Saving the earth through the free market

What if I told you there was a viable, free-market-based approach to saving the earth?

Here’s how we do it: by selling carbon offset credits in the cap-and-trade market.

Since 1898, Berea College has maintained a forest along the borders of Madison, Jackson and Rockcastle counties. Today, this forest stretches to nearly 9,000 acres. Over the years, the forest has provided wood for our student crafts program and construction projects, clean water and recreation for the community.

Now, as of just this year, our forest has begun producing additional revenue just by doing what it does naturally, absorbing carbon dioxide from the atmosphere. The carbon it absorbs is sold in the form of credits to businesses with regulated carbon emissions. In California, for example, industries are limited in the amount of carbon they can release into the air. If they produce less than the limit, they can sell the difference to other businesses that are struggling to maintain these limits. The result has been an overall reduction in carbon emissions and a way to generate revenue.

Some people call this “free-market environmentalism.” And we are taking advantage of this market as well by maintaining our forested land. Since 2015, Berea College has sold carbon credits in the California carbon offset market. Berea College was the first college in the nation and the first forest east of the Mississippi to participate.

Deforestation is the second leading cause of carbon pollution, causing 20 percent of total greenhouse gas emissions. Instead of cutting down forests for farms or real estate development, forest owners around the world can make money by keeping their trees, providing environmental benefits at the same time. In addition to income, participation in the credit offset market produces jobs, because the forests need to be intelligently maintained, rather than mindlessly clear-cut.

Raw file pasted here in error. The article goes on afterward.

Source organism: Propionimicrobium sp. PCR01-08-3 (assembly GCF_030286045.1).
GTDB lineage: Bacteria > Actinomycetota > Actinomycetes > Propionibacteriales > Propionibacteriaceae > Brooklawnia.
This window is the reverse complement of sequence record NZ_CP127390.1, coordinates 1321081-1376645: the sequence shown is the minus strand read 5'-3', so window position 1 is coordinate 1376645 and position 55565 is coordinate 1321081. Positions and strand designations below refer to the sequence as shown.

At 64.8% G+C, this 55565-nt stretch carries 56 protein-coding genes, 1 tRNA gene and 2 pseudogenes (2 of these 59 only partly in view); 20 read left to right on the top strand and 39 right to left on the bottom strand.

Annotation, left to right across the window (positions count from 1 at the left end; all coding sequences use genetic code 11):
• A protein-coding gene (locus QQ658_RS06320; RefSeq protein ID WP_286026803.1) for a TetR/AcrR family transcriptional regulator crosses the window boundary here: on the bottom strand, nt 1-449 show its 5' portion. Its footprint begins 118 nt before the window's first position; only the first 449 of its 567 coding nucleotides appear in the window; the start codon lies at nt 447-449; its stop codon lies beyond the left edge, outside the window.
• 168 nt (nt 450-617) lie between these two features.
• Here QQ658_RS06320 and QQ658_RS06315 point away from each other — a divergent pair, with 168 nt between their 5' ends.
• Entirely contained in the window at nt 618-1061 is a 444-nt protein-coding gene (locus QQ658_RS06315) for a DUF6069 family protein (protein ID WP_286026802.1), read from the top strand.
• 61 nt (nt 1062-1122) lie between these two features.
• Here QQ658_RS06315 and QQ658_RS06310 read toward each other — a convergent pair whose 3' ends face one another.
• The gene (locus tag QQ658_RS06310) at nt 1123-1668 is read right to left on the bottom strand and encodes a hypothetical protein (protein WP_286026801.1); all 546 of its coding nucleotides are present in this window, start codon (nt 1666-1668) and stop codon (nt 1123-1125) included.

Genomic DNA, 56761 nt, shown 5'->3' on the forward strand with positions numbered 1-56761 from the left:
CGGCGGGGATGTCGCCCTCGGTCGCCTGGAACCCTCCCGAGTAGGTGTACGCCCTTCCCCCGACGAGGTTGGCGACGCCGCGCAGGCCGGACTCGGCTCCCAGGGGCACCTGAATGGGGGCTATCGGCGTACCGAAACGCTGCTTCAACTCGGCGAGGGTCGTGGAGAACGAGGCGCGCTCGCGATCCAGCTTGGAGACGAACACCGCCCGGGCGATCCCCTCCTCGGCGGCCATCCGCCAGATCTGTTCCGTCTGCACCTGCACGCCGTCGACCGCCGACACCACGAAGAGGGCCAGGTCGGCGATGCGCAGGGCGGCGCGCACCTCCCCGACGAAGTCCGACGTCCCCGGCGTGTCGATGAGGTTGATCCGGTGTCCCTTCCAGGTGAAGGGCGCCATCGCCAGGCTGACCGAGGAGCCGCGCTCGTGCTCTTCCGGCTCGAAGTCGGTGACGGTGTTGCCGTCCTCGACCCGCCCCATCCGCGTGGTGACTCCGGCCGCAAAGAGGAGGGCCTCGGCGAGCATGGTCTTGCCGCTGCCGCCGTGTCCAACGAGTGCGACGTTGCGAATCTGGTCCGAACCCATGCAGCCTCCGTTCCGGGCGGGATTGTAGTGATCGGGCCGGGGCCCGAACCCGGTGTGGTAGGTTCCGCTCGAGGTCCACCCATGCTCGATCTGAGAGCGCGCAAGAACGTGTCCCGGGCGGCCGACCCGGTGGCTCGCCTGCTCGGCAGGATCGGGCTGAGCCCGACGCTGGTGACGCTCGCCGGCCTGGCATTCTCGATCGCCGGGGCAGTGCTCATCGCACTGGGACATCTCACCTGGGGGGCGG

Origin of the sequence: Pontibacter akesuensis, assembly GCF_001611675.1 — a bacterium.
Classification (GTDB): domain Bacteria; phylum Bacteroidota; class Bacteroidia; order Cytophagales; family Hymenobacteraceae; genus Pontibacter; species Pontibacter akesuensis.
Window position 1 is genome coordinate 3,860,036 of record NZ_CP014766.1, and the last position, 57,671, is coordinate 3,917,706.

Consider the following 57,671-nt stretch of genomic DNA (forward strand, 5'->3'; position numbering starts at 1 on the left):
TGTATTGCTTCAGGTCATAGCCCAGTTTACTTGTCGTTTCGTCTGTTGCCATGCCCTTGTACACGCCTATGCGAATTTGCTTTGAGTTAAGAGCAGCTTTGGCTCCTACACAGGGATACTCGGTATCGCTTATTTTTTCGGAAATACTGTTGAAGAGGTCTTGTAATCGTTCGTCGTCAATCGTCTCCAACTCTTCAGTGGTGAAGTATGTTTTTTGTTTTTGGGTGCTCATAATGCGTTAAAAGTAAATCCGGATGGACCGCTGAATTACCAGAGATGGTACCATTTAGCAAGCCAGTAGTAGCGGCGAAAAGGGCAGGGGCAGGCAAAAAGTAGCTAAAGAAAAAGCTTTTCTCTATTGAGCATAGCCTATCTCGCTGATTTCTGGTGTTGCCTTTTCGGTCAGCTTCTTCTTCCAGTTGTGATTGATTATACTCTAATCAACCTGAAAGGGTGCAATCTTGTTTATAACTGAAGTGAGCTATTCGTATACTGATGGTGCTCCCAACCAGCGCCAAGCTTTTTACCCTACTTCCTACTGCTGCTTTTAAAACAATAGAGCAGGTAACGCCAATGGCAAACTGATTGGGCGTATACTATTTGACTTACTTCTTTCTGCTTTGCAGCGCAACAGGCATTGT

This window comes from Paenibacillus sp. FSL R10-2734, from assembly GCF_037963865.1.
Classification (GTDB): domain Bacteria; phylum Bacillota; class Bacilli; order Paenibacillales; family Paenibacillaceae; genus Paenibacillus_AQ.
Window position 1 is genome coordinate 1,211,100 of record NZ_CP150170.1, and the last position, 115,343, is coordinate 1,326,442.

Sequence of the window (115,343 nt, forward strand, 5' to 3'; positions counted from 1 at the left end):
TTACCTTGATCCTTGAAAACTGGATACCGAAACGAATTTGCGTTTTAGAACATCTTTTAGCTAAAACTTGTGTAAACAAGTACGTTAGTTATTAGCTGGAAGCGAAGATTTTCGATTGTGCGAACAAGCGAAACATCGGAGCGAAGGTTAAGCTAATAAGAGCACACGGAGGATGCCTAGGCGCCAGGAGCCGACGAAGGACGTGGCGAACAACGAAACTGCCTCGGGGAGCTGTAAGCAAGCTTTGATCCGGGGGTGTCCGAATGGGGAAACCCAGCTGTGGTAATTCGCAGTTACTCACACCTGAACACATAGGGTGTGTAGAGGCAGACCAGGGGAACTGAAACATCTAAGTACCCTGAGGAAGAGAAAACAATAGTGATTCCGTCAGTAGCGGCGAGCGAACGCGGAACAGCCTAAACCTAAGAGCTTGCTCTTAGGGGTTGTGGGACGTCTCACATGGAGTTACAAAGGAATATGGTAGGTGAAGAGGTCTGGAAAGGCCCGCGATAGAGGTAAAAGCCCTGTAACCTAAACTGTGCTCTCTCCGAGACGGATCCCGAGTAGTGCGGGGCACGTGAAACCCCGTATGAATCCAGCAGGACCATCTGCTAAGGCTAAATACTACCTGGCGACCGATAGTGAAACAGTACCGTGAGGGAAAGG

Entering the carbon offset market is a long-term investment. Trees are “carbon stocks” that increase in value over time, and landowners are asked to commit to maintain their forest for 100 years, though there are shorter term options. Landowners must also commit to annual monitoring and compliance verification. Insurance is available to cover unintentional losses, through fire, for example.

Because of our commitment to an environmentally sustainable future and to serving and working with Appalachian families, Berea College was thrilled to discover this opportunity. Our hope is that other forest owners will join us in this free-market environmental effort to combat climate change.